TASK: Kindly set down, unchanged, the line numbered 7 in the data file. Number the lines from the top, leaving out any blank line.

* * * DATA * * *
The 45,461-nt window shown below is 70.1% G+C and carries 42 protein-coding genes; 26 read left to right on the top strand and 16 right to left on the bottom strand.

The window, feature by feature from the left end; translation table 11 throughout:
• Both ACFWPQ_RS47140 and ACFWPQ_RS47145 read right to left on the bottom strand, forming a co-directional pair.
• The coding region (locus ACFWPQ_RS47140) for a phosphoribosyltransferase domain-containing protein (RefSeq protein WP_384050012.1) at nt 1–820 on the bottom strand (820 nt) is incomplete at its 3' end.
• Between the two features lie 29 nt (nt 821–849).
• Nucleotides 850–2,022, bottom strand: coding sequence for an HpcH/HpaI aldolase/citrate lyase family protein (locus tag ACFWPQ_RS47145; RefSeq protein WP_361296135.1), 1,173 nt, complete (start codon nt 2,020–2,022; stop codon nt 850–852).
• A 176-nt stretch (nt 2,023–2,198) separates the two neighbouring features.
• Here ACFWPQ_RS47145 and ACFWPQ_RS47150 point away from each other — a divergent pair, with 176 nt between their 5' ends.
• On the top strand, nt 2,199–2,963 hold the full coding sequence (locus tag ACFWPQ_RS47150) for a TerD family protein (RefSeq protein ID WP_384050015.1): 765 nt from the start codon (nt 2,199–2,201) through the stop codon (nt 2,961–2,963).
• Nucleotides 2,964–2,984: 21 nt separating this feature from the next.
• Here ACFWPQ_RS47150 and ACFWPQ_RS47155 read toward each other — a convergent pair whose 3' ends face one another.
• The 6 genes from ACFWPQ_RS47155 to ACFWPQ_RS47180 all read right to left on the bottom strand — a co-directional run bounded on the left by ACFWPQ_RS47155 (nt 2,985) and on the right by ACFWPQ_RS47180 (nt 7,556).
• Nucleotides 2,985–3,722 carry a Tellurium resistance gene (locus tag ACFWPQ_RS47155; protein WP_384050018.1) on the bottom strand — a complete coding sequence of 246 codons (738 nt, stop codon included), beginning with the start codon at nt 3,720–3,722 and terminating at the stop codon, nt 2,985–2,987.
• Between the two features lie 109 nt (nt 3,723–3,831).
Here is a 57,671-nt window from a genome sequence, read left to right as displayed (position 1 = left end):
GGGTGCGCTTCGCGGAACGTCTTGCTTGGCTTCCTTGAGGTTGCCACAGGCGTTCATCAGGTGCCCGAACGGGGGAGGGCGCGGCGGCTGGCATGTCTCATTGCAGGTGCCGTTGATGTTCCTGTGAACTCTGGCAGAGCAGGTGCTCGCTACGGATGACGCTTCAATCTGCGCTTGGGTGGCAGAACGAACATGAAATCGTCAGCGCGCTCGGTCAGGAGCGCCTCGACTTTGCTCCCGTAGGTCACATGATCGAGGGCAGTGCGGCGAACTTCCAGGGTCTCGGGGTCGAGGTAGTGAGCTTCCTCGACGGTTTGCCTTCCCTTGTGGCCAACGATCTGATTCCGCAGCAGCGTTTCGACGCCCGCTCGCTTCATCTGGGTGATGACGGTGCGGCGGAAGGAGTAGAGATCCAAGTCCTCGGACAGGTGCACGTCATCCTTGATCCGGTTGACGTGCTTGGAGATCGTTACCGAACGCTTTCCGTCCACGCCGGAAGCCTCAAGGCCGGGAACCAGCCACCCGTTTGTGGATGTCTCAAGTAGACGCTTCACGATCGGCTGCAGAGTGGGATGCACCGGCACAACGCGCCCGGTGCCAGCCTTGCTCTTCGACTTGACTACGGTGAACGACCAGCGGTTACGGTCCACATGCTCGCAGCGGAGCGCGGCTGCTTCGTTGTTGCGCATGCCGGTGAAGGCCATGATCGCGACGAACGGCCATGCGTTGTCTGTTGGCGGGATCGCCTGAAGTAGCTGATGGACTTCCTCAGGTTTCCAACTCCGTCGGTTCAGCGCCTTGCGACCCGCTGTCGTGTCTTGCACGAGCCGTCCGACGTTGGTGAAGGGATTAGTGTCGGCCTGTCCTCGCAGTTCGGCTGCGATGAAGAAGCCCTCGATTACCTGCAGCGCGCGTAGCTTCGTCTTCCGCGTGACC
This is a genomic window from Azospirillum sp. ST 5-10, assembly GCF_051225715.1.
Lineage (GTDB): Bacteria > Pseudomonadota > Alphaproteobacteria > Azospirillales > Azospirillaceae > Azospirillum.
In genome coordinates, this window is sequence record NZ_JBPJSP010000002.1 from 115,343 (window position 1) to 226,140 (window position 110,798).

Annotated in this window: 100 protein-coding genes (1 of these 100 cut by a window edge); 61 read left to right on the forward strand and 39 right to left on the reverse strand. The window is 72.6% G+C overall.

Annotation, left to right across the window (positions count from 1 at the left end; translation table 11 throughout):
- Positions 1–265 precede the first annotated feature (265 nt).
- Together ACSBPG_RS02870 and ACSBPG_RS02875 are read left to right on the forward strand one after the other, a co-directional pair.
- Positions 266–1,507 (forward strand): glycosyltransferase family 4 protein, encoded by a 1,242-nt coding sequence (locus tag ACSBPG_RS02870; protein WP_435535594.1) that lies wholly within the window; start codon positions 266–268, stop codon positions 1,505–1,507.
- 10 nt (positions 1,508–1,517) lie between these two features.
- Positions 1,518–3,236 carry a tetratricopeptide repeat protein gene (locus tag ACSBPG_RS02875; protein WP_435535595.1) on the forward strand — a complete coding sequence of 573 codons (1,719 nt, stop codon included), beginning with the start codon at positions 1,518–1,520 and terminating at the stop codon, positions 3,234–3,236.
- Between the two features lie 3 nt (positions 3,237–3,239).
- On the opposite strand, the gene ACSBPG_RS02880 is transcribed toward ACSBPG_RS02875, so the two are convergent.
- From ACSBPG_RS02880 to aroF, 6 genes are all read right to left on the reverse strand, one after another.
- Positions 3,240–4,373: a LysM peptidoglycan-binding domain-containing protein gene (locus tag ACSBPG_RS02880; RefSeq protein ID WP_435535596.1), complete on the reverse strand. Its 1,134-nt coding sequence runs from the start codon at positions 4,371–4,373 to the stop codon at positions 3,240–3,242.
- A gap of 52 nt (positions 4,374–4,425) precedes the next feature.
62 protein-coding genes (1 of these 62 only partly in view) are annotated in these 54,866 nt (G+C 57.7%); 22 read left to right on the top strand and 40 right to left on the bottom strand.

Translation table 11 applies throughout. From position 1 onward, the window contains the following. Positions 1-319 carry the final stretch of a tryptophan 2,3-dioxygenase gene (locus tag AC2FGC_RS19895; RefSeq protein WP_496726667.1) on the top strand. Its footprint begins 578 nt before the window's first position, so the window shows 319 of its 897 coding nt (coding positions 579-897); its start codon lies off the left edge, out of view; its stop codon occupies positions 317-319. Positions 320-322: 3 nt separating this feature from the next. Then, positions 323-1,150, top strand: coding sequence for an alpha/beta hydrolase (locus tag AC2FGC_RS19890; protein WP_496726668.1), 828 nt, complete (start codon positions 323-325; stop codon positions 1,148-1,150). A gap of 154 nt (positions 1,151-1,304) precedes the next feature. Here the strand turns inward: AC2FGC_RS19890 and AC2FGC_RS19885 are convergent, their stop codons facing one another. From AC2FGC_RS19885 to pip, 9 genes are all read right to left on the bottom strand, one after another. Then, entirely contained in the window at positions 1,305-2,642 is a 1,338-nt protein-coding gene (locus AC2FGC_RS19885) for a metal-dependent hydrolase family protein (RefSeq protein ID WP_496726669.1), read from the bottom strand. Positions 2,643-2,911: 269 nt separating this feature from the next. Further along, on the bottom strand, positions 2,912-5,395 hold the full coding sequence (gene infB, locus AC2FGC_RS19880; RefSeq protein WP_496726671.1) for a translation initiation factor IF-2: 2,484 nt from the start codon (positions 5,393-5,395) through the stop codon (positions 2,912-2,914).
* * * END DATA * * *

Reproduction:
• A 176-nt stretch (nt 2,023–2,198) separates the two neighbouring features.